The ECB is likely to reduce its forecast for EZ 2012 GDP growth next week. In addition, a number of analysts continue to expect that Draghi will reveal details of his bond buying etc programme next week. As the ECB has stated that they will defer their decision until after the decision by the German Constitutional Court, I really don’t understand why analysts expect details next week;
EZ August CPI came in at an estimated +2.6%, slightly higher than the +2.5% expected and July’s +2.4% - the slightly higher number reflecting higher energy prices;
EZ July unemployment rate came in at 11.3%, in line with expectations, but slightly higher than June’s 11.2%;
Asian markets closed lower – they have underperformed US and European markets for some months. Has anyone raised the “decoupling” argument recently !!!! – sorry, could not resist. European markets have reversed early declines and are trading higher. US futures suggest a higher open. The Euro is trading around US$1.2518, with Brent (October) up at US$113.30 and Gold also higher at US$1658. The VIX continues to climb, closing at 17.83 yesterday. Peripheral EZ bond yields continue to edge higher.
Bernanke day today, with his speech at Jackson Hole. I continue to believe that he will set out the FED’s options, rather than announcing QE3, accompanied by a statement that the FED will act, if circumstances warrant.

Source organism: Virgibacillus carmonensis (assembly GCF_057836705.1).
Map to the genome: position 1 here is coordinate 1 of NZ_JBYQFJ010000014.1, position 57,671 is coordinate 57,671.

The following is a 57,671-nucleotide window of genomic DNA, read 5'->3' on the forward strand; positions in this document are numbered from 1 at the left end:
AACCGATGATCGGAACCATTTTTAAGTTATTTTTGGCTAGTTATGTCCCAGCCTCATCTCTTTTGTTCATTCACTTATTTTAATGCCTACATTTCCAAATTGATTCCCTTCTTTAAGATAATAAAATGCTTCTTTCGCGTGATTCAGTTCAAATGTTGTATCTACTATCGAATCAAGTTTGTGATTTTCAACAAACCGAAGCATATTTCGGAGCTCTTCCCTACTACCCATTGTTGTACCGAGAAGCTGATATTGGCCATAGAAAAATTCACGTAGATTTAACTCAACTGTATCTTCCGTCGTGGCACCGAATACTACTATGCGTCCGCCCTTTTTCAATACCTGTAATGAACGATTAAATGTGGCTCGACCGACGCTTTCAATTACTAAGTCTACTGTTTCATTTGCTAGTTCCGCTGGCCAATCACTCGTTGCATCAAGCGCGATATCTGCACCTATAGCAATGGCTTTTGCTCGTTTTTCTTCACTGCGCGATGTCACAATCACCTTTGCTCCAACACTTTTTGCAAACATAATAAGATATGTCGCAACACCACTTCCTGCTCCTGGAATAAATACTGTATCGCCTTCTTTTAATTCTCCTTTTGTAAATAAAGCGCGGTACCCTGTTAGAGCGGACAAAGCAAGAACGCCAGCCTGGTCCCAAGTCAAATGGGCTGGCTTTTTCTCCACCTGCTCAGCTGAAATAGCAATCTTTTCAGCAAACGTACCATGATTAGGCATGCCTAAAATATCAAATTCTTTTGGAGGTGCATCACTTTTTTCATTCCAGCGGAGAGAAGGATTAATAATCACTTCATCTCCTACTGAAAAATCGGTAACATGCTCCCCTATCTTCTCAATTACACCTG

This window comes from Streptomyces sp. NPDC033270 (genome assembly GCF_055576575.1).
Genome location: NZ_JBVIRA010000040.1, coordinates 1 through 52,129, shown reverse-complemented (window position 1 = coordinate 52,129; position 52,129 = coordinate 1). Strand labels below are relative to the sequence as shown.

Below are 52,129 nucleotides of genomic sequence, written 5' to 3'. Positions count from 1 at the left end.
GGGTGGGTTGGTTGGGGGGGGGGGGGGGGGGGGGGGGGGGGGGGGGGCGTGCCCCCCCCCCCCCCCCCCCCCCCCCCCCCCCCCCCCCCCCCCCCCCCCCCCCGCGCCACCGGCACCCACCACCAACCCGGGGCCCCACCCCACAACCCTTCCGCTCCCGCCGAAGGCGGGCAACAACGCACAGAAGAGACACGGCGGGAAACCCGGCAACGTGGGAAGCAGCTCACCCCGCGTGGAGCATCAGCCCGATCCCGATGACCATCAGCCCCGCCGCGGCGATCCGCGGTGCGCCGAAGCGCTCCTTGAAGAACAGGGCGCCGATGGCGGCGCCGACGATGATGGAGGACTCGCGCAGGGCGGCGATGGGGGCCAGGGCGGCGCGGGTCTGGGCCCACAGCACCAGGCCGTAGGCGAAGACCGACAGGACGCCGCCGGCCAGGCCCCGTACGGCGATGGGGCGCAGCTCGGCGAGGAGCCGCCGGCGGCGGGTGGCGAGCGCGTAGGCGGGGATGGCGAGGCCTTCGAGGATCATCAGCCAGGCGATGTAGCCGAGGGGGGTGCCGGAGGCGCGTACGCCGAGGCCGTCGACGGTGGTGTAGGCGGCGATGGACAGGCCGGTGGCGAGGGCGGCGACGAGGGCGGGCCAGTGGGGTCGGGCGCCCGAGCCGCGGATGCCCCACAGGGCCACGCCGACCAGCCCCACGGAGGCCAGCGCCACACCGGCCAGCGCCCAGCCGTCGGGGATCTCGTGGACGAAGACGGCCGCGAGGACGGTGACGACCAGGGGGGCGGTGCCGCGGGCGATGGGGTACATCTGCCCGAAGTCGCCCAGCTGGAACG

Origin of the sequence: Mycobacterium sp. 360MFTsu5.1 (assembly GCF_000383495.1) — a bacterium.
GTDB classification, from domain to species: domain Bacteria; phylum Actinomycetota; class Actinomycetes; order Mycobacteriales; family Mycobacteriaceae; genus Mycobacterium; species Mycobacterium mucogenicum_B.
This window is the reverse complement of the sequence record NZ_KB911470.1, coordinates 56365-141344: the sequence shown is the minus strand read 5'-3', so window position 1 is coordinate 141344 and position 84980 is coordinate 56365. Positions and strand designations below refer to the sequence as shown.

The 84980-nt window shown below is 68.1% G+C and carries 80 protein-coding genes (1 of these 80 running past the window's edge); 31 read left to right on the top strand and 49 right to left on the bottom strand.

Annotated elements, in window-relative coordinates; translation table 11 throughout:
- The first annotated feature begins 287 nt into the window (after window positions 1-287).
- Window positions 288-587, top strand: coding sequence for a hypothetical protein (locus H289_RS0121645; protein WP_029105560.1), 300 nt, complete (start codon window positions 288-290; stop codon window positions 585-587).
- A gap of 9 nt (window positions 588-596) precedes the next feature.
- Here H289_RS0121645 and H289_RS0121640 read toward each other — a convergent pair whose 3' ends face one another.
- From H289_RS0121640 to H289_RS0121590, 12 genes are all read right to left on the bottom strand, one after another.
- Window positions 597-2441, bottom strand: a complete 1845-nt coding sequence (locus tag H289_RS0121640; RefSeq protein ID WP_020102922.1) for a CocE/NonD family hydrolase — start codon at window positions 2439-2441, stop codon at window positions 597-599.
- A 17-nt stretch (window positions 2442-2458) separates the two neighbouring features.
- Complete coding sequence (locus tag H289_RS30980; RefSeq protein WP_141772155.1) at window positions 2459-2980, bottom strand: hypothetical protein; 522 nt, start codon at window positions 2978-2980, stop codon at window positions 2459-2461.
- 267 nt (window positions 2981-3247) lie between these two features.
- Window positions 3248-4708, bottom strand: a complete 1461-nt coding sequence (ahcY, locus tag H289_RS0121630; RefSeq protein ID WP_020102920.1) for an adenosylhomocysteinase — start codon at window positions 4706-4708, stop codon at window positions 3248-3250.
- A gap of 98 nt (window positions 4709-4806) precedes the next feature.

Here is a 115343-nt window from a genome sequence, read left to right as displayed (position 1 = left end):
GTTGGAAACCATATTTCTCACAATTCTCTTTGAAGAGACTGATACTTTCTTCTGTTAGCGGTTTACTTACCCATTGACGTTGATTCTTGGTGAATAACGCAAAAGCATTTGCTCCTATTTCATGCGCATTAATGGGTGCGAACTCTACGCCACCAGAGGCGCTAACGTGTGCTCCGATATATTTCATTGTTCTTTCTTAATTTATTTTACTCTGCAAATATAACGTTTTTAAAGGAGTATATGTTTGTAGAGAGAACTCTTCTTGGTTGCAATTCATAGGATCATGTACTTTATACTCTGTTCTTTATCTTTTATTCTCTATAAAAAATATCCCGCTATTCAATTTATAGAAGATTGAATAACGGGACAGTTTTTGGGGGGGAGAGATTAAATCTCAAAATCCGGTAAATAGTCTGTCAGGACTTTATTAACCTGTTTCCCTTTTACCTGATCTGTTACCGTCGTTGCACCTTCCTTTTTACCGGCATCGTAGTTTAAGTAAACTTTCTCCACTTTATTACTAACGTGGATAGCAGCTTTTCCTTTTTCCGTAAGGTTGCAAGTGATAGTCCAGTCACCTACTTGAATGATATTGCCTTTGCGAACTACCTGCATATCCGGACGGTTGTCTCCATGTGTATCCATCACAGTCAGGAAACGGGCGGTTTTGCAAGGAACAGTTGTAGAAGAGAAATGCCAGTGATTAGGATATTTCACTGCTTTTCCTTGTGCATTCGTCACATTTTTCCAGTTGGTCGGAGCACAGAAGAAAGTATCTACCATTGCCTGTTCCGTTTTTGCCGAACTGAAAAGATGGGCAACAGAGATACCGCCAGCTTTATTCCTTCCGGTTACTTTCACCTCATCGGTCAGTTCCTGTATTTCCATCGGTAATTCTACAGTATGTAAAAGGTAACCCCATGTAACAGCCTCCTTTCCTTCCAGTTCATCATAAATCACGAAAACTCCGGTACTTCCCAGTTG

The real market moving event remains the decision by the German Constitutional Court on the 12th September and details of Draghi’s bond buying etc policy thereafter. I notice that Morgan Stanley believes that there is a 60% chance that the Court ratifies the ESM. Personally, I believe that they will as well, but I really fear that they may impose some (restrictive) conditions – at least 50% probability, though quite likely higher – hence my cautiousness. In particular, I fear that the Court may limit the ability of the ESM to increase its firepower by leveraging itself. We all know that an E500bn (at best) ESM bail out fund is way too small.
I remain cautious and cashed up given the uncertainty, relating to the German Constitutional Court’s decision, in particular.
Have a great weekend.
31st August 2012